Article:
2. "June 17, 1972. Nine o'clock Saturday morning. Early for the telephone. Woodward fumbled for the receiver and snapped awake. The city editor of the Washington Post was on the line. Five men had been arrested earlier that morning in a burglary attempt at Democratic headquarters, carrying photographic equipment and electronic gear. Could he come in?"
- Carl Bernstein, All the President's Men
3. "The voice on the telephone seemed to be sharp and peremptory, but I didn't hear too well what it said, partly because I was only half awake and partly because I was holding the receiver upside down"
- Raymond Chandler, Playback
4. "ACCIPIENT (ACCI'PIENT) n.s.[accipiens, Lat.] A receiver, perhaps sometimes used for recipient.Dict."
- Samuel Johnson, A Dictionary of the English Language (Complete and Unabridged in Two Volumes)
5. "He lifted the telephone receiver and pressed it against the plastic of his helmet. If there had been a dialing sound he could have heard it through the conducting material. But, as he had expected, there was only silence. So—it was all a fake, though a fantastically careful one. And it was clearly not intended to deceive but rather—he hoped—to reassure. That was a very comforting thought; nevertheless he would not remove his suit until he had completed his voyage of exploration."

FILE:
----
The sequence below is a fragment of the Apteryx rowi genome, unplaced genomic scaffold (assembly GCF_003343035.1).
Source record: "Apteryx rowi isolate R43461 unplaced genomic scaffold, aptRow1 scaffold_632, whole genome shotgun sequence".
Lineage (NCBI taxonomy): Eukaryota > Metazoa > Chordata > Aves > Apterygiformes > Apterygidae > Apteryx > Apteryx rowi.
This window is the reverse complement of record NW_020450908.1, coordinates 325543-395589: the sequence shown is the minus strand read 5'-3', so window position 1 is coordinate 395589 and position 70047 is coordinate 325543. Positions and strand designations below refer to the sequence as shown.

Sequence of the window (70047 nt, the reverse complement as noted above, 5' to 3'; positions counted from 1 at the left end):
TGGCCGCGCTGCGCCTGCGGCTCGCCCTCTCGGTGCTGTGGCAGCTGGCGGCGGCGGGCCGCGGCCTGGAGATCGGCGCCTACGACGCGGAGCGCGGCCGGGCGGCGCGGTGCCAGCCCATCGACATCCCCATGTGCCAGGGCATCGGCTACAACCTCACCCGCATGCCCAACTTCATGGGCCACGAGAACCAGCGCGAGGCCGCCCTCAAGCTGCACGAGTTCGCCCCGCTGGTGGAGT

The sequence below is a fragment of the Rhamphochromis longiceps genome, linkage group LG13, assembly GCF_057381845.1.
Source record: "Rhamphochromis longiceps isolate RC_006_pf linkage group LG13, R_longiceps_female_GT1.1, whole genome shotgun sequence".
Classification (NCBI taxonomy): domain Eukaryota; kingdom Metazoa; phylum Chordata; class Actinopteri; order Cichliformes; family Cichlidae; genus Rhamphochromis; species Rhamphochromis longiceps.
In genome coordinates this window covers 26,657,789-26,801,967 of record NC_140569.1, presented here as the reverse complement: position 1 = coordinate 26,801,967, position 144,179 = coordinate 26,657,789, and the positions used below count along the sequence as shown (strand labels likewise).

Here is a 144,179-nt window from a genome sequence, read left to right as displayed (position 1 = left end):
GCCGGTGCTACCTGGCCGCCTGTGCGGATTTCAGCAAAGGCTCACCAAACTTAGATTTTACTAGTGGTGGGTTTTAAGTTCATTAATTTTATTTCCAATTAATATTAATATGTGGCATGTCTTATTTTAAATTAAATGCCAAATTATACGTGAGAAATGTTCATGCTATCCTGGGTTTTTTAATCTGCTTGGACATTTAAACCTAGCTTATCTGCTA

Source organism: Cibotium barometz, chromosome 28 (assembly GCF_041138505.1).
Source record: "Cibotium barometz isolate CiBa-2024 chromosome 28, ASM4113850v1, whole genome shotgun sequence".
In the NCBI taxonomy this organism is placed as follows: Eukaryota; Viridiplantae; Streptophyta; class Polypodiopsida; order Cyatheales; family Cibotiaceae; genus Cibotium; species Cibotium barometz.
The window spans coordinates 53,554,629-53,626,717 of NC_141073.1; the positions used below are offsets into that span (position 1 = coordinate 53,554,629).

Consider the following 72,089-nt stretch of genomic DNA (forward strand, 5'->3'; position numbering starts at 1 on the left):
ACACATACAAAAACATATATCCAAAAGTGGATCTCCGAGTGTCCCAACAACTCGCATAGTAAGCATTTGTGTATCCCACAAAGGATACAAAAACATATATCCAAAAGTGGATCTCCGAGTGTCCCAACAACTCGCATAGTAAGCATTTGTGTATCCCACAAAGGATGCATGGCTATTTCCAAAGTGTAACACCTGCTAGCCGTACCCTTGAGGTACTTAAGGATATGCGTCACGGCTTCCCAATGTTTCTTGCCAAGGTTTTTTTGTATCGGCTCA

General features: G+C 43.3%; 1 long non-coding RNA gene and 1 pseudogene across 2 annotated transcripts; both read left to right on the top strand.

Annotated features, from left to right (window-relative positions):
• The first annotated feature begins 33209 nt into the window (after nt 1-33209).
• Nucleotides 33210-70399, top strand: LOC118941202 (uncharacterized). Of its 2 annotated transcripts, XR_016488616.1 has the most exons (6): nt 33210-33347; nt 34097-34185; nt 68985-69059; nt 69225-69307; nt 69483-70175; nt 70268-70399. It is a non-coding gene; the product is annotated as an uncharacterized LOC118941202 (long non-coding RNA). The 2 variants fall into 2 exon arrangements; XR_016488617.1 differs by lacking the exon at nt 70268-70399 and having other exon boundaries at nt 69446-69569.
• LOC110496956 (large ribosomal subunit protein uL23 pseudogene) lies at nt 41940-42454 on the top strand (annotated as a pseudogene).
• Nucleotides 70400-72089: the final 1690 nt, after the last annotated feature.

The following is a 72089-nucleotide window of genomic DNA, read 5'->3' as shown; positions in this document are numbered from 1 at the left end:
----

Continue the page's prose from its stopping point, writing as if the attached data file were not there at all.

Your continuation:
- Arthur C. Clarke, 2001: A Space Odyssey
6. "Two hours later, at 11.22 p.m, a large bell started tolling: the 13-ton Gros Bourdon of Notre Dame – the first time that Priscilla had heard its F-sharp since 1940. Soon, other church bells rang out over the darkened rooftops. The sound reached the Hôtel Meurice where General Choltitz, Military Commander of Greater Paris, was speaking to Berlin. He held the telephone to the window just as, five years before, an English correspondent had raised her receiver to catch the grinding of German tanks crossing the Polish border. Choltitz explained: ‘What you are hearing is that Paris is going to be liberated and that Germany without doubt has lost the war."
- Nicholas Shakespeare, Priscilla: The Hidden Life of an Englishwoman in Wartime France
7. "Mary Lou suddenly realizes that Mack calls the temperature number because he is afraid to talk on the telephone, and by listening to a recording, he doesn’t have to reply. It’s his way of pretending that he’s involved. He wants it to snow so he won’t have to go outside. He is afraid of what might happen. But it occurs to her that what he must really be afraid of is women. Then Mary Lou feels so sick and heavy with her power over him that she wants to cry. She sees the way her husband is standing there in a frozen pose. Mack looks as though he could stand there all night with the telephone receiver against his ear."
- Bobbie Ann Mason, Shiloh and Other Stories
10. "Giving connects two people, the giver and the receiver, and this connection gives birth to a new sense of belonging."
- Quote by Deepak Chopra